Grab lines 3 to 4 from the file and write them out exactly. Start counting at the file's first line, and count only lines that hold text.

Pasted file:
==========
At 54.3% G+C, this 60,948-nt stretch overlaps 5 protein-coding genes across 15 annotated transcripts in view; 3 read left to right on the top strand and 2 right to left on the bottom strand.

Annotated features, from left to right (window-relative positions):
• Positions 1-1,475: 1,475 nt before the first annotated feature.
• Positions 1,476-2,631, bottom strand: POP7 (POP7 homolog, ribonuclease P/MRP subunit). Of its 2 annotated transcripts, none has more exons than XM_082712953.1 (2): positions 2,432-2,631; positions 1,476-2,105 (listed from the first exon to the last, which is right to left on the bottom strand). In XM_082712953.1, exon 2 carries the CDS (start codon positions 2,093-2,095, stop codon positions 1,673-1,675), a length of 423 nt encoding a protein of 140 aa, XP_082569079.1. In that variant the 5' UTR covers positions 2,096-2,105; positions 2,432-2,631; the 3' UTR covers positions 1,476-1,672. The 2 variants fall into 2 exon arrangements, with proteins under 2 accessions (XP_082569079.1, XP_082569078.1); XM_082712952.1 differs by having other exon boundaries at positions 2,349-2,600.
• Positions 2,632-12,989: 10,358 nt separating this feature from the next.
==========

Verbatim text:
• Positions 1-1,475: 1,475 nt before the first annotated feature.
• Positions 1,476-2,631, bottom strand: POP7 (POP7 homolog, ribonuclease P/MRP subunit). Of its 2 annotated transcripts, none has more exons than XM_082712953.1 (2): positions 2,432-2,631; positions 1,476-2,105 (listed from the first exon to the last, which is right to left on the bottom strand). In XM_082712953.1, exon 2 carries the CDS (start codon positions 2,093-2,095, stop codon positions 1,673-1,675), a length of 423 nt encoding a protein of 140 aa, XP_082569079.1. In that variant the 5' UTR covers positions 2,096-2,105; positions 2,432-2,631; the 3' UTR covers positions 1,476-1,672. The 2 variants fall into 2 exon arrangements, with proteins under 2 accessions (XP_082569079.1, XP_082569078.1); XM_082712952.1 differs by having other exon boundaries at positions 2,349-2,600.